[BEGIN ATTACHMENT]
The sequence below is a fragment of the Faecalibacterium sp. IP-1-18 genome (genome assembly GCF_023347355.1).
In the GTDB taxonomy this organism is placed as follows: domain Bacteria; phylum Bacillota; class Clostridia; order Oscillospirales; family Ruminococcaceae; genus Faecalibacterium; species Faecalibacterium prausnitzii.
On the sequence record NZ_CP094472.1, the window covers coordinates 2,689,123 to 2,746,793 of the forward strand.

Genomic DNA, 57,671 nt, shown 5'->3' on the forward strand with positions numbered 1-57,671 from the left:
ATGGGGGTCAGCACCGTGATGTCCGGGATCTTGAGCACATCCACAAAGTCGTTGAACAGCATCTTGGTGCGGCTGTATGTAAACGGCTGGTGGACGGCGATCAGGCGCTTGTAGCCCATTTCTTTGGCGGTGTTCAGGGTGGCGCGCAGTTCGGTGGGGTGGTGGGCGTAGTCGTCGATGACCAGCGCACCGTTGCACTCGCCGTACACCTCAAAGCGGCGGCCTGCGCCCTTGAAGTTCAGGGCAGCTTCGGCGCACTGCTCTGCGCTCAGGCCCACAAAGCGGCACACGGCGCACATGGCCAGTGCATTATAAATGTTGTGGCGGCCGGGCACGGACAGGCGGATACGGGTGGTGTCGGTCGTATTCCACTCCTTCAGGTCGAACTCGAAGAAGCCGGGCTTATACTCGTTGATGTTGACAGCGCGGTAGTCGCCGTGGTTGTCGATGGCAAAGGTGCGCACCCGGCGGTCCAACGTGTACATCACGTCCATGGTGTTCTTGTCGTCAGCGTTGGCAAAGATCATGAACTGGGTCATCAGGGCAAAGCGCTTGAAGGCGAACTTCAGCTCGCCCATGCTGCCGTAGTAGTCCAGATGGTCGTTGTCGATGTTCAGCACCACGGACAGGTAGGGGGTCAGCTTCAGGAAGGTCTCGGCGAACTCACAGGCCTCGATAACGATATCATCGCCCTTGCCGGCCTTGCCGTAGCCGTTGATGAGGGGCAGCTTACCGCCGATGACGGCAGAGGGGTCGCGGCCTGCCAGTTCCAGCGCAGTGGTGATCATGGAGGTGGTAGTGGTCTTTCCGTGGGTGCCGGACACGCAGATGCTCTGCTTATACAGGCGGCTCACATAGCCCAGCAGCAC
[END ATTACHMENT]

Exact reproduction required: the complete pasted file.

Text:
The sequence below is a fragment of the Faecalibacterium sp. IP-1-18 genome (genome assembly GCF_023347355.1).
In the GTDB taxonomy this organism is placed as follows: domain Bacteria; phylum Bacillota; class Clostridia; order Oscillospirales; family Ruminococcaceae; genus Faecalibacterium; species Faecalibacterium prausnitzii.
On the sequence record NZ_CP094472.1, the window covers coordinates 2,689,123 to 2,746,793 of the forward strand.

Genomic DNA, 57,671 nt, shown 5'->3' on the forward strand with positions numbered 1-57,671 from the left:
ATGGGGGTCAGCACCGTGATGTCCGGGATCTTGAGCACATCCACAAAGTCGTTGAACAGCATCTTGGTGCGGCTGTATGTAAACGGCTGGTGGACGGCGATCAGGCGCTTGTAGCCCATTTCTTTGGCGGTGTTCAGGGTGGCGCGCAGTTCGGTGGGGTGGTGGGCGTAGTCGTCGATGACCAGCGCACCGTTGCACTCGCCGTACACCTCAAAGCGGCGGCCTGCGCCCTTGAAGTTCAGGGCAGCTTCGGCGCACTGCTCTGCGCTCAGGCCCACAAAGCGGCACACGGCGCACATGGCCAGTGCATTATAAATGTTGTGGCGGCCGGGCACGGACAGGCGGATACGGGTGGTGTCGGTCGTATTCCACTCCTTCAGGTCGAACTCGAAGAAGCCGGGCTTATACTCGTTGATGTTGACAGCGCGGTAGTCGCCGTGGTTGTCGATGGCAAAGGTGCGCACCCGGCGGTCCAACGTGTACATCACGTCCATGGTGTTCTTGTCGTCAGCGTTGGCAAAGATCATGAACTGGGTCATCAGGGCAAAGCGCTTGAAGGCGAACTTCAGCTCGCCCATGCTGCCGTAGTAGTCCAGATGGTCGTTGTCGATGTTCAGCACCACGGACAGGTAGGGGGTCAGCTTCAGGAAGGTCTCGGCGAACTCACAGGCCTCGATAACGATATCATCGCCCTTGCCGGCCTTGCCGTAGCCGTTGATGAGGGGCAGCTTACCGCCGATGACGGCAGAGGGGTCGCGGCCTGCCAGTTCCAGCGCAGTGGTGATCATGGAGGTGGTAGTGGTCTTTCCGTGGGTGCCGGACACGCAGATGCTCTGCTTATACAGGCGGCTCACATAGCCCAGCAGCAC